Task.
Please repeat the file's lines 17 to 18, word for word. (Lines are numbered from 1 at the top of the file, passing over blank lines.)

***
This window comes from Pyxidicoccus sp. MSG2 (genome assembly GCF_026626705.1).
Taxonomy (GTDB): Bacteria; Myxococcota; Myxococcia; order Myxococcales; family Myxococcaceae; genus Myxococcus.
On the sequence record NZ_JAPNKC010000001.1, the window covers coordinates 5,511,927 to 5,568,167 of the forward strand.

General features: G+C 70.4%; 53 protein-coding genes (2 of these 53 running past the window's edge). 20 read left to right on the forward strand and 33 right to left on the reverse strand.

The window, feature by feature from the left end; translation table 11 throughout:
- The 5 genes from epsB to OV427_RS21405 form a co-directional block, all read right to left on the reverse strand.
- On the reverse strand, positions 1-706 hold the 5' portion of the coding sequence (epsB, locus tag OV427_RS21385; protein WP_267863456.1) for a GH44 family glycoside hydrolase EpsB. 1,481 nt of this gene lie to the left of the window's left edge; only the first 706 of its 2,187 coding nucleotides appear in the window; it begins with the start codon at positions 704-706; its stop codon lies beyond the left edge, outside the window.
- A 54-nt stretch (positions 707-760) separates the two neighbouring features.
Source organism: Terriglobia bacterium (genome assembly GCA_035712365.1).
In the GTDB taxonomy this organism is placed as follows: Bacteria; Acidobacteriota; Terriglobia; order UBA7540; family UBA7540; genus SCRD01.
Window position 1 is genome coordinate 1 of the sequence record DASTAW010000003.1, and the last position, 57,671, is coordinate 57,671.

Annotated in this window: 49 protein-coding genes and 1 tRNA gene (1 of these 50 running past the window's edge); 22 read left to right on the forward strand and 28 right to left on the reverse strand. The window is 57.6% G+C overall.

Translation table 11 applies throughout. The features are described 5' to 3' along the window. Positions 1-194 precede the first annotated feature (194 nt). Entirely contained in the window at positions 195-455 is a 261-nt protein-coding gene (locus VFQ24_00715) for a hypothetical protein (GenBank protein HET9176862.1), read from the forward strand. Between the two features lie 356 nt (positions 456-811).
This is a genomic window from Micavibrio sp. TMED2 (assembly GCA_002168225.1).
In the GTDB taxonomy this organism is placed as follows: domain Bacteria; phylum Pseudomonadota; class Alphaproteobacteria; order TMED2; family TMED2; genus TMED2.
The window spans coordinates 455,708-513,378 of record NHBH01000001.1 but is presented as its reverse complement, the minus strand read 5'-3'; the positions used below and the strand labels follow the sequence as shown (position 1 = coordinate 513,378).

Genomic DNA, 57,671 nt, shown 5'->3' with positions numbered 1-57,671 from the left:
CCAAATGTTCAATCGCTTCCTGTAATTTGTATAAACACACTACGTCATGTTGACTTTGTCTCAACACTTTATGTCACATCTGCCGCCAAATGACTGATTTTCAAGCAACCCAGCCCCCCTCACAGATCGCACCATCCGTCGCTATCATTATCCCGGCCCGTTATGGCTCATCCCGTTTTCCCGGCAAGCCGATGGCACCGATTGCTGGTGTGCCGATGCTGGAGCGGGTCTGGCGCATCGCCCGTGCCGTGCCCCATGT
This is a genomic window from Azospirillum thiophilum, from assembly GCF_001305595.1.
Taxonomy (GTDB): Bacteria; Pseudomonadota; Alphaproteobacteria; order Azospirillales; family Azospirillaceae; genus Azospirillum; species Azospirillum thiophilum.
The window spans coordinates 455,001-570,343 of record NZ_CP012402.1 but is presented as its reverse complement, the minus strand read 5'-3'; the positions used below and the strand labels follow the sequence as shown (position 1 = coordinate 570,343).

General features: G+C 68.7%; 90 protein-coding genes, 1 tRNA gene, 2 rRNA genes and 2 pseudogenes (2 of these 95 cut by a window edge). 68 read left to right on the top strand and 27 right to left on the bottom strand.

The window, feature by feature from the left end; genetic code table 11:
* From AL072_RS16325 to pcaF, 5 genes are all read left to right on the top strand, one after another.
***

Genomic DNA, 57,671 nt, shown 5'->3' with positions numbered 1-57,671 from the left:
CCAAATGTTCAATCGCTTCCTGTAATTTGTATAAACACACTACGTCATGTTGACTTTGTCTCAACACTTTATGTCACATCTGCCGCCAAATGACTGATTTTCAAGCAACCCAGCCCCCCTCACAGATCGCACCATCCGTCGCTATCATTATCCCGGCCCGTTATGGCTCATCCCGTTTTCCCGGCAAGCCGATGGCACCGATTGCTGGTGTGCCGATGCTGGAGCGGGTCTGGCGCATCGCCCGTGCCGTGCCCCATGT